To use a less trivial example, let us return to the words “trigger” and “triggered,” as used in a psychological context. A trigger is something that causes an emotional reaction; this is a description. Saying that something is a trigger does not pass a value judgement—simply because someone finds a smell to invoke memories of a rape experienced with the same smell pleasant does not make that odor inherently bad. Thus, a trigger is a thin concept. However, triggered not only describes an emotional state, it conveys a number of judgements. Understanding these judgements takes us back to the issue of mental health in America.

Mental illnesses remain highly stigmatized. A Psychology Today article described mental health symptoms as “threatening and uncomfortable” to most people. A National Institute of Health study found that PTSD patients were likely to be thought of as “dangerous,” “violent,” and “crazy.” Since people suffering from PTSD are the largest group likely to be triggered, this means that much of this stigma transfers to that word as well. If someone is triggered, they are a pain, overly sensitive, even weak.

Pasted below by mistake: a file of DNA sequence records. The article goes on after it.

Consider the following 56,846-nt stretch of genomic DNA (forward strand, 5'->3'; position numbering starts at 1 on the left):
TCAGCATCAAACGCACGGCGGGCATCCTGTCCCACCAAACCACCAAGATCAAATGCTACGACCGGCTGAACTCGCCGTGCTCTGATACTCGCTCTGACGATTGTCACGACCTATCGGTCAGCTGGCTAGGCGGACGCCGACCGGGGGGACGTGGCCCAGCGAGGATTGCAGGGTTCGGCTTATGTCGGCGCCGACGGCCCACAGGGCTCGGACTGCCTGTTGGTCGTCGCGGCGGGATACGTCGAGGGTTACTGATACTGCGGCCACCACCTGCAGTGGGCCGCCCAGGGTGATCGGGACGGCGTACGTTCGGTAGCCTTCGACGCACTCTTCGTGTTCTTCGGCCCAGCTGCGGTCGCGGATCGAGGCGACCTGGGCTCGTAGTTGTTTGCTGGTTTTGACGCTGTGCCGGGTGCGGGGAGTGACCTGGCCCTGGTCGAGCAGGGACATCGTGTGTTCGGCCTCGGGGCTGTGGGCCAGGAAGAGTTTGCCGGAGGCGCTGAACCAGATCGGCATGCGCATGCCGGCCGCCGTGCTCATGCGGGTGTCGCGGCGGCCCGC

This association of weakness and being triggered did not always exist. However, humor using the word triggered has a tendency to greatly exaggerate or mock the use of trigger warnings. If a sophomore boy can be “triggered!” when he drops his pencil, surely a veteran would be remiss in using the same word to describe his reaction to fireworks that evoke memories of a war zone. The latter person is part of the group that triggered and words like it were intended to be used by, but the casual and degrading use by people not in this group has trivialized the word to the point of making it less useful for those who need language to describe their condition.